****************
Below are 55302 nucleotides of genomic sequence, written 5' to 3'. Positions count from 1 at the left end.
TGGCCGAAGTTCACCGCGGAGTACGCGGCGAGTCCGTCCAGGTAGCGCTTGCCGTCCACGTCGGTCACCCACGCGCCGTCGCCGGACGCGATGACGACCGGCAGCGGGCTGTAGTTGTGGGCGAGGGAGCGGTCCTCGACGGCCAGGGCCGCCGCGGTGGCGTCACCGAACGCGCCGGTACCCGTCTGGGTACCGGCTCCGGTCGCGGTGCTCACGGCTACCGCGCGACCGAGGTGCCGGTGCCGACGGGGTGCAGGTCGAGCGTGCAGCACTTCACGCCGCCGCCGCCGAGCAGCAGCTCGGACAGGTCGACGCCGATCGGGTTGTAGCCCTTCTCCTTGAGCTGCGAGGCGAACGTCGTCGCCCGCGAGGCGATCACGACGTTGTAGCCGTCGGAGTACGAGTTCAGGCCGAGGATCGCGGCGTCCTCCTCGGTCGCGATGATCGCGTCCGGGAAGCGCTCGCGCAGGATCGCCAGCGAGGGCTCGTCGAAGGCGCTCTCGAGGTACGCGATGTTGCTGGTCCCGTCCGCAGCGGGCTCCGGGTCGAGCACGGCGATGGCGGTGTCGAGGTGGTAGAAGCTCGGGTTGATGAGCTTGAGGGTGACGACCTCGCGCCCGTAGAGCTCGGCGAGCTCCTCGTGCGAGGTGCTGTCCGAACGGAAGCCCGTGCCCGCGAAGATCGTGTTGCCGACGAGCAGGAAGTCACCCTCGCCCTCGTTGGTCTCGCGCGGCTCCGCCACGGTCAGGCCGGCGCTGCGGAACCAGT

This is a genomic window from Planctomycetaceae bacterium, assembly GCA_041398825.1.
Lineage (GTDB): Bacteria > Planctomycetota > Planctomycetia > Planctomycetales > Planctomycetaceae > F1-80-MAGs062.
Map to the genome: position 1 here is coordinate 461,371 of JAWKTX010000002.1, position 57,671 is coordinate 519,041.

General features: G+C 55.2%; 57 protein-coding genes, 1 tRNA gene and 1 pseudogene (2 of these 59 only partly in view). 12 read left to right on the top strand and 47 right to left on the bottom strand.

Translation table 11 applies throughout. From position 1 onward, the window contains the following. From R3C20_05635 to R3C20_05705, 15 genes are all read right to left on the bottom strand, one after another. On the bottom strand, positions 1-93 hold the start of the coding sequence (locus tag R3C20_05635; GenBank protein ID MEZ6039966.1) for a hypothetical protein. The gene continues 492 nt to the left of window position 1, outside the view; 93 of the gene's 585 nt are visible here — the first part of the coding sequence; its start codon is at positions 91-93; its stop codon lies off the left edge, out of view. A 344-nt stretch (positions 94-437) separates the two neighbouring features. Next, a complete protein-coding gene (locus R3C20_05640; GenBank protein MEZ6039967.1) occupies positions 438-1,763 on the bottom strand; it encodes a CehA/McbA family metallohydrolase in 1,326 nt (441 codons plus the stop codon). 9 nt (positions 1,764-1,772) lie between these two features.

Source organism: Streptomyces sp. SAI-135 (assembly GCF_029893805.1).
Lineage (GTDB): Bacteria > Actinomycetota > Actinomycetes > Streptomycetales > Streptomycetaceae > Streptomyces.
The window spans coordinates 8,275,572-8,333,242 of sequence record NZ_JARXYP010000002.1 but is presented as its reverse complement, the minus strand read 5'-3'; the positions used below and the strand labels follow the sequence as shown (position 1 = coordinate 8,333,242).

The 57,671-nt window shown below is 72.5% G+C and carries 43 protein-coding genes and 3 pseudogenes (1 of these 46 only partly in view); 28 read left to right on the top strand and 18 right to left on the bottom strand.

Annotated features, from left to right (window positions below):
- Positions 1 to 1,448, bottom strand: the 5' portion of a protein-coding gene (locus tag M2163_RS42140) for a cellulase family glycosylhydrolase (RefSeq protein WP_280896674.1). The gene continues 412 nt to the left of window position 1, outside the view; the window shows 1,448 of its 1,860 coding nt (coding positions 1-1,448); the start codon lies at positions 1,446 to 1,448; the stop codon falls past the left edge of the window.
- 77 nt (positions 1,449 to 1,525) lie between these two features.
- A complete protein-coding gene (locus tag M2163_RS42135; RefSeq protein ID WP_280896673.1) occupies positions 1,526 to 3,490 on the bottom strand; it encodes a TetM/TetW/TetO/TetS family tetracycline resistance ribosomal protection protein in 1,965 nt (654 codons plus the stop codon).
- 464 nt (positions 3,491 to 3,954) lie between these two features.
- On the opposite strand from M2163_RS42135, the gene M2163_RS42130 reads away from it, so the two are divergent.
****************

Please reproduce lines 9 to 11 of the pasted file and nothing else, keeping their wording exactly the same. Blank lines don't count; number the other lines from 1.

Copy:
Lineage (GTDB): Bacteria > Actinomycetota > Actinomycetes > Streptomycetales > Streptomycetaceae > Streptomyces.
The window spans coordinates 8,275,572-8,333,242 of sequence record NZ_JARXYP010000002.1 but is presented as its reverse complement, the minus strand read 5'-3'; the positions used below and the strand labels follow the sequence as shown (position 1 = coordinate 8,333,242).

The 57,671-nt window shown below is 72.5% G+C and carries 43 protein-coding genes and 3 pseudogenes (1 of these 46 only partly in view); 28 read left to right on the top strand and 18 right to left on the bottom strand.